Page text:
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Don't Use MyISAM ...





codersfriend
We had a seminar, and the speaker also discussed to disregard the use of MyISAM engine but to use INNODB instead which is more stable, less likely to be corrupt, and is safe for multiple transactions

agree with that?
Peterssidan
MyISAM is faster as far as I know so if all people use INNODB it would mean more server load so I don't know what to recommend.

New versions of MySQL use INNODB by default.
Fire Boar
InnoDB has something that MyISAM doesn't: consistency. MyISAM is a bit of a hack actually - it doesn't support many of the features that make databases useful, for instance foreign key dependencies. So absolutely: avoid MyISAM.
D'Artagnan
think wide not narrow, myisam has its uses as much as innodb has, its all about using it the right way
jmraker
One kind of big difference between the 2 of them is where the table data is stored. In MyISAM all the data is stored in a .MYD and the index data is stored in a .MYI for every table.

With InnoDB everything is stored in one big file that can grow too large.

I upgraded wamp (a big version jump where it was installed somewhere else) a few months ago and forgot to make a backup and move over a database.
I spent last night trying to figure out where the data went. Luckily I saved the older mysql daemon plus it's old database directory and once it was reconfigured to use the different directory the data was there to backup. Only 4 of the lesser used tables were in MyISAM with data, the rest of the data was in a huge file.

So I guess there's a big difference when you upgrade mysql and make that kind of mistake.

--
About the big InnoDB file. The mysql documentation says it can grow too large for the filesystem which is sometimes 2 gig. I'd like to know what it does then

Quote:
InnoDB is not aware of the file system maximum file size, so be cautious on file systems where the maximum file size is a small value such as 2GB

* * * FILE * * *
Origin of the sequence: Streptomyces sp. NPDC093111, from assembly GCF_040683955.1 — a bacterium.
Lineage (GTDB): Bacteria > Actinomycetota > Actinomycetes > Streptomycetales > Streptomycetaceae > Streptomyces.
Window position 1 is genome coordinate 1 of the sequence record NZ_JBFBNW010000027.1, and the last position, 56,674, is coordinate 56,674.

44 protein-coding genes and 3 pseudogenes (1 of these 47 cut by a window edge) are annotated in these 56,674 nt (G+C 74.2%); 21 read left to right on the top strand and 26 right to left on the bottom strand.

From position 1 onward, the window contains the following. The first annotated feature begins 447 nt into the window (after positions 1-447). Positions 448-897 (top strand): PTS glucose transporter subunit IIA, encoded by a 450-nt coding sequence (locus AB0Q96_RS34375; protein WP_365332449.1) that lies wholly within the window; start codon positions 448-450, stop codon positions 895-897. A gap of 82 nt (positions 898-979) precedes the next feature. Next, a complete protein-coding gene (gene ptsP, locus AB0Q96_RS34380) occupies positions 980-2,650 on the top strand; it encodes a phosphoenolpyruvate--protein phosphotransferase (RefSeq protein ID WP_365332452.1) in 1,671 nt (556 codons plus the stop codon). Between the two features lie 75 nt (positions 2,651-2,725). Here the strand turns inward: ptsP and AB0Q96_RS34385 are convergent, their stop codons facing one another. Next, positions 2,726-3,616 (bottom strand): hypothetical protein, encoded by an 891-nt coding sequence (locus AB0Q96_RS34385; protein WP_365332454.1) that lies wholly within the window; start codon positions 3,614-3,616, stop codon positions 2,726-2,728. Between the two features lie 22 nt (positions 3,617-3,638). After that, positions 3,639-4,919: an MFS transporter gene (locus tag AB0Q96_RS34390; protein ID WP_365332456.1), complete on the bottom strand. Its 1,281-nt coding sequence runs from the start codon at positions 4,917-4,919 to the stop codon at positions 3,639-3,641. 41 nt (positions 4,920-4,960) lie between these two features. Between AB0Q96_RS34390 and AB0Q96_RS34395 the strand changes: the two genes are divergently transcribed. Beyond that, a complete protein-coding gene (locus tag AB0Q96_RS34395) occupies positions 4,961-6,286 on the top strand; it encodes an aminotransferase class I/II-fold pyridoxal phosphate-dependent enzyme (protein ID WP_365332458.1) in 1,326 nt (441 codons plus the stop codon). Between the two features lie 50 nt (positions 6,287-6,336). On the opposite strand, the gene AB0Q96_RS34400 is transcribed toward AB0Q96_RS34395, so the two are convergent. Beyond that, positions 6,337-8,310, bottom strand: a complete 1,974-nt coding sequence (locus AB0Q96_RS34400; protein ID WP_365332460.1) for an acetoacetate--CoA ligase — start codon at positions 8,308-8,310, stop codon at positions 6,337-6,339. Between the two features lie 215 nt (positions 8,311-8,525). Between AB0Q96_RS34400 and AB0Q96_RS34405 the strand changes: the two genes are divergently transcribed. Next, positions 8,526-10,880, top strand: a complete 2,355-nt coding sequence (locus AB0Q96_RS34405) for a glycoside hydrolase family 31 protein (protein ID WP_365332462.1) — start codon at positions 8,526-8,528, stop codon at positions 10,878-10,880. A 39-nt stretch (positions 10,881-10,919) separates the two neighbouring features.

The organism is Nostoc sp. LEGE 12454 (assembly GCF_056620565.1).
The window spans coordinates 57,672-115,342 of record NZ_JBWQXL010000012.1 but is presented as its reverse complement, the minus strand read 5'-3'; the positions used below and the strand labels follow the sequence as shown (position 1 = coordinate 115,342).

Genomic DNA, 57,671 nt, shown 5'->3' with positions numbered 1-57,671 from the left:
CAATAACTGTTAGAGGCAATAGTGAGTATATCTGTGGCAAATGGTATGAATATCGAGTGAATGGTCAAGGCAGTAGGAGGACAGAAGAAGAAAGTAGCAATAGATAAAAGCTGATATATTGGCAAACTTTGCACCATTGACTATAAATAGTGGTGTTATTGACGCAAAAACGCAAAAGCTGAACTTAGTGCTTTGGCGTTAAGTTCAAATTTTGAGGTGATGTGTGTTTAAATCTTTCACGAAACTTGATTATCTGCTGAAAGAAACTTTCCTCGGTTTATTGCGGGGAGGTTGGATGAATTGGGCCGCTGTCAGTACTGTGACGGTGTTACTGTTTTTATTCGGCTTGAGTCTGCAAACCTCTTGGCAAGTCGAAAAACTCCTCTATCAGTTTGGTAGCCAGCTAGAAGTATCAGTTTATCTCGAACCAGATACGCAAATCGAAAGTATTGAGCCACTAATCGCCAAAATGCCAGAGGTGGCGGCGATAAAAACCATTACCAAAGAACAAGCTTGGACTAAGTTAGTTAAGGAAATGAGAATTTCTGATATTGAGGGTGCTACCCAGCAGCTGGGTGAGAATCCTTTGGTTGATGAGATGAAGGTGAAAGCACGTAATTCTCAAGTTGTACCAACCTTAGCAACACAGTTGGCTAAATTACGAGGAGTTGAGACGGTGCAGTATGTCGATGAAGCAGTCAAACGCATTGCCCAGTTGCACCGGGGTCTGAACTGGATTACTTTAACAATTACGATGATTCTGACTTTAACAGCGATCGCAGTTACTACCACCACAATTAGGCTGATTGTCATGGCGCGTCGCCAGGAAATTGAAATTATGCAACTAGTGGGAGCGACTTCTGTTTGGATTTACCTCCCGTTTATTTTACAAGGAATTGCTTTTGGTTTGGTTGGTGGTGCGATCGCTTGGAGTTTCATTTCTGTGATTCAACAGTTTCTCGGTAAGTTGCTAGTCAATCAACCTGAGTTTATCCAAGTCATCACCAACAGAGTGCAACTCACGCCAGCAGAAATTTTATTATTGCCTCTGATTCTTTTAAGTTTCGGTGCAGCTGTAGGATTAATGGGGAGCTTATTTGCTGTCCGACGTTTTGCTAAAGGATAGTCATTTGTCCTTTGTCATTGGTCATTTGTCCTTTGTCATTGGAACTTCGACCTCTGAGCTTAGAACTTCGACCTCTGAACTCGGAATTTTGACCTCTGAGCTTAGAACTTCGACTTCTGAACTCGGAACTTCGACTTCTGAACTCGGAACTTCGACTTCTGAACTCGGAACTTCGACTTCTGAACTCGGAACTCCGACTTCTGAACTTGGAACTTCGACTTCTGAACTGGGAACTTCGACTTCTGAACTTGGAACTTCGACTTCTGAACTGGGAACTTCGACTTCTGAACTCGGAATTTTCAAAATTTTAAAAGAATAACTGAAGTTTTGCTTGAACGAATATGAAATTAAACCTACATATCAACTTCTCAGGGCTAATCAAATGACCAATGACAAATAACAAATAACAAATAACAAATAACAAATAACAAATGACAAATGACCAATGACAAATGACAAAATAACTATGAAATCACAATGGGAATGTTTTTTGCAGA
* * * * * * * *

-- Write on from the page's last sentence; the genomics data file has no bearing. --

http://dev.mysql.com/doc/refman/5.0/en/innodb-configuration.html
Fire Boar
Only very old filesystems still have that 2GB limit. FAT32, in particular, which was succeeded by the NTFS filesystem in the year 2000. If you're using a Windows from the NT/XP era or later, you're fine. Similarly, if you're using Linux with the ext2 filesystem (which was introduced in 1993) or later, there is no 2GB limit. Pretty much the only filesystem where one is likely to have problems is in Windows FAT32, and nearly every computer running Windows these days uses NTFS.
ogah
why compare MyISAM and INNODB?
why not compare mysql and mysqli or other database?

PHP developer are planning to kill the PHP original MySQL extension.
sonam
ogah wrote:
why compare MyISAM and INNODB?
why not compare mysql and mysqli or other database?

PHP developer are planning to kill the PHP original MySQL extension.


Right, I am shocked Shocked when I first time hear this information. Now I am on the way to start new site with mysql and I am not sure is it better to learn mysqli and build site with mysqli or rebuild mysql commands letter. Rolling Eyes

BTW I don't know why I like MyISAM more thne INNODB. I think because there is one search engine possibilities what INNODB don't have.

Sonam
Fire Boar
sonam wrote: